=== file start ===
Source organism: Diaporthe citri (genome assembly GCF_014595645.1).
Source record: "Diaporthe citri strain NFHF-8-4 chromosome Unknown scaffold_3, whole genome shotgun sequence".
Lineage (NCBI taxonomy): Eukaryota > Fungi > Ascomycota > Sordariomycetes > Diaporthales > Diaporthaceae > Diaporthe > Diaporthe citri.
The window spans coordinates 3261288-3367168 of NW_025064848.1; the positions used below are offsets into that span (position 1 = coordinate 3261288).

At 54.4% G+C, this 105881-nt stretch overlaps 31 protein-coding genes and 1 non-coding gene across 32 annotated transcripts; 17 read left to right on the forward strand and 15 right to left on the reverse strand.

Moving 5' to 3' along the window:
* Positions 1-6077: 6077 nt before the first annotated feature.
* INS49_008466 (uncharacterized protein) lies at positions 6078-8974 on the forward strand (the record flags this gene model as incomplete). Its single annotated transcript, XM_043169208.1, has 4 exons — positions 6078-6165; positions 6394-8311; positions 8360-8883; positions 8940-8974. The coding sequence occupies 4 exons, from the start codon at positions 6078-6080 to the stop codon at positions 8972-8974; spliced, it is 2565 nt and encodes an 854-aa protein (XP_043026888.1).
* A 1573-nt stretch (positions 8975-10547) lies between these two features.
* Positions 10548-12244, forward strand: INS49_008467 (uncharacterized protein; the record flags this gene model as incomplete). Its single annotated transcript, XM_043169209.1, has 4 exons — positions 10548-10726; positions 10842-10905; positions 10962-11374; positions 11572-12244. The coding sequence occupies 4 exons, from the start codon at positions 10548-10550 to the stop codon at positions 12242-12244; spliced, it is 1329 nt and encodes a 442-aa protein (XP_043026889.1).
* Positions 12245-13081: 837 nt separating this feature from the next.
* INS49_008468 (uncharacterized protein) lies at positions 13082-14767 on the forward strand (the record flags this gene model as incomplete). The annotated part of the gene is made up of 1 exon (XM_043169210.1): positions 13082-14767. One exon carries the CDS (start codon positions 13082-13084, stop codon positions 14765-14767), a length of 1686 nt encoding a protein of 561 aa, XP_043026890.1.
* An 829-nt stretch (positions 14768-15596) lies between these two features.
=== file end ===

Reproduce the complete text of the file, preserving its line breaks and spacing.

Source organism: Diaporthe citri (genome assembly GCF_014595645.1).
Source record: "Diaporthe citri strain NFHF-8-4 chromosome Unknown scaffold_3, whole genome shotgun sequence".
Lineage (NCBI taxonomy): Eukaryota > Fungi > Ascomycota > Sordariomycetes > Diaporthales > Diaporthaceae > Diaporthe > Diaporthe citri.
The window spans coordinates 3261288-3367168 of NW_025064848.1; the positions used below are offsets into that span (position 1 = coordinate 3261288).

At 54.4% G+C, this 105881-nt stretch overlaps 31 protein-coding genes and 1 non-coding gene across 32 annotated transcripts; 17 read left to right on the forward strand and 15 right to left on the reverse strand.

Moving 5' to 3' along the window:
* Positions 1-6077: 6077 nt before the first annotated feature.
* INS49_008466 (uncharacterized protein) lies at positions 6078-8974 on the forward strand (the record flags this gene model as incomplete). Its single annotated transcript, XM_043169208.1, has 4 exons — positions 6078-6165; positions 6394-8311; positions 8360-8883; positions 8940-8974. The coding sequence occupies 4 exons, from the start codon at positions 6078-6080 to the stop codon at positions 8972-8974; spliced, it is 2565 nt and encodes an 854-aa protein (XP_043026888.1).
* A 1573-nt stretch (positions 8975-10547) lies between these two features.
* Positions 10548-12244, forward strand: INS49_008467 (uncharacterized protein; the record flags this gene model as incomplete). Its single annotated transcript, XM_043169209.1, has 4 exons — positions 10548-10726; positions 10842-10905; positions 10962-11374; positions 11572-12244. The coding sequence occupies 4 exons, from the start codon at positions 10548-10550 to the stop codon at positions 12242-12244; spliced, it is 1329 nt and encodes a 442-aa protein (XP_043026889.1).
* Positions 12245-13081: 837 nt separating this feature from the next.
* INS49_008468 (uncharacterized protein) lies at positions 13082-14767 on the forward strand (the record flags this gene model as incomplete). The annotated part of the gene is made up of 1 exon (XM_043169210.1): positions 13082-14767. One exon carries the CDS (start codon positions 13082-13084, stop codon positions 14765-14767), a length of 1686 nt encoding a protein of 561 aa, XP_043026890.1.
* An 829-nt stretch (positions 14768-15596) lies between these two features.